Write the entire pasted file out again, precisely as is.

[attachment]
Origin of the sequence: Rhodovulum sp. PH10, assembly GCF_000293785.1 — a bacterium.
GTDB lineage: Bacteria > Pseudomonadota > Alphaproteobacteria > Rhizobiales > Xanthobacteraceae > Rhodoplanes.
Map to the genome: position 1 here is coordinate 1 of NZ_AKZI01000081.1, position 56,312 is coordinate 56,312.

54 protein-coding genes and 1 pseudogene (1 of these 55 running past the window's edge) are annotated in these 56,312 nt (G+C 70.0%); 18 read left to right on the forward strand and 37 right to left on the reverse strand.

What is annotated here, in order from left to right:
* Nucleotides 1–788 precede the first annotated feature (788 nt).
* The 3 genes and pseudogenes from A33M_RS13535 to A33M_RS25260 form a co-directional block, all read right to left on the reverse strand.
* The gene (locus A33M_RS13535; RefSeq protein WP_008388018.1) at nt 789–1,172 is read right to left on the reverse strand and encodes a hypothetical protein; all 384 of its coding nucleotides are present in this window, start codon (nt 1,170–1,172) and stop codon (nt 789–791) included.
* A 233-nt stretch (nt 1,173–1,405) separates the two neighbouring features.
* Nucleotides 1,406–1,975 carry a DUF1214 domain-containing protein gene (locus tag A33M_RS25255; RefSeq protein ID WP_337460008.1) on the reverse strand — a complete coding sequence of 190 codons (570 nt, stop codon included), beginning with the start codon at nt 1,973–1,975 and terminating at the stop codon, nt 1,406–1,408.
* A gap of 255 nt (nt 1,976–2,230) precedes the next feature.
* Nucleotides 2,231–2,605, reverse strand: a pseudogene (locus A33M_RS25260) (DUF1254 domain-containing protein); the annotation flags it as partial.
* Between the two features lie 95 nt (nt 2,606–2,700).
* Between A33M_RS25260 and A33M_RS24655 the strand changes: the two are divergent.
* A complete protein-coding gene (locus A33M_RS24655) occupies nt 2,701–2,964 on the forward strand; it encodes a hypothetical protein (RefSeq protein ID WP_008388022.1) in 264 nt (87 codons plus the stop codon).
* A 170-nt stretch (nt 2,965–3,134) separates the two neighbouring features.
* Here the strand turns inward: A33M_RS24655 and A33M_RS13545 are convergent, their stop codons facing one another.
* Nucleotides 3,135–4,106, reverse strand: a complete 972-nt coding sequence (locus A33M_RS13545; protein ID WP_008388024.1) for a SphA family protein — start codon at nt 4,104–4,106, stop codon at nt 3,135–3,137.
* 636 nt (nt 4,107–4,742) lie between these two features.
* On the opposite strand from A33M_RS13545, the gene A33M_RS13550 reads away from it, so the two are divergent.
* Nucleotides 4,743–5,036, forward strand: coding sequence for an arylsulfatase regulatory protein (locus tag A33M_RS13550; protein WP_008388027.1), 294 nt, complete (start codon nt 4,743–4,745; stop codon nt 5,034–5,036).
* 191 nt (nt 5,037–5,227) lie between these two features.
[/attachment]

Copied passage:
Origin of the sequence: Rhodovulum sp. PH10, assembly GCF_000293785.1 — a bacterium.
GTDB lineage: Bacteria > Pseudomonadota > Alphaproteobacteria > Rhizobiales > Xanthobacteraceae > Rhodoplanes.
Map to the genome: position 1 here is coordinate 1 of NZ_AKZI01000081.1, position 56,312 is coordinate 56,312.

54 protein-coding genes and 1 pseudogene (1 of these 55 running past the window's edge) are annotated in these 56,312 nt (G+C 70.0%); 18 read left to right on the forward strand and 37 right to left on the reverse strand.

What is annotated here, in order from left to right:
* Nucleotides 1–788 precede the first annotated feature (788 nt).
* The 3 genes and pseudogenes from A33M_RS13535 to A33M_RS25260 form a co-directional block, all read right to left on the reverse strand.
* The gene (locus A33M_RS13535; RefSeq protein WP_008388018.1) at nt 789–1,172 is read right to left on the reverse strand and encodes a hypothetical protein; all 384 of its coding nucleotides are present in this window, start codon (nt 1,170–1,172) and stop codon (nt 789–791) included.
* A 233-nt stretch (nt 1,173–1,405) separates the two neighbouring features.
* Nucleotides 1,406–1,975 carry a DUF1214 domain-containing protein gene (locus tag A33M_RS25255; RefSeq protein ID WP_337460008.1) on the reverse strand — a complete coding sequence of 190 codons (570 nt, stop codon included), beginning with the start codon at nt 1,973–1,975 and terminating at the stop codon, nt 1,406–1,408.
* A gap of 255 nt (nt 1,976–2,230) precedes the next feature.
* Nucleotides 2,231–2,605, reverse strand: a pseudogene (locus A33M_RS25260) (DUF1254 domain-containing protein); the annotation flags it as partial.
* Between the two features lie 95 nt (nt 2,606–2,700).
* Between A33M_RS25260 and A33M_RS24655 the strand changes: the two are divergent.
* A complete protein-coding gene (locus A33M_RS24655) occupies nt 2,701–2,964 on the forward strand; it encodes a hypothetical protein (RefSeq protein ID WP_008388022.1) in 264 nt (87 codons plus the stop codon).
* A 170-nt stretch (nt 2,965–3,134) separates the two neighbouring features.
* Here the strand turns inward: A33M_RS24655 and A33M_RS13545 are convergent, their stop codons facing one another.
* Nucleotides 3,135–4,106, reverse strand: a complete 972-nt coding sequence (locus A33M_RS13545; protein ID WP_008388024.1) for a SphA family protein — start codon at nt 4,104–4,106, stop codon at nt 3,135–3,137.
* 636 nt (nt 4,107–4,742) lie between these two features.
* On the opposite strand from A33M_RS13545, the gene A33M_RS13550 reads away from it, so the two are divergent.
* Nucleotides 4,743–5,036, forward strand: coding sequence for an arylsulfatase regulatory protein (locus tag A33M_RS13550; protein WP_008388027.1), 294 nt, complete (start codon nt 4,743–4,745; stop codon nt 5,034–5,036).
* 191 nt (nt 5,037–5,227) lie between these two features.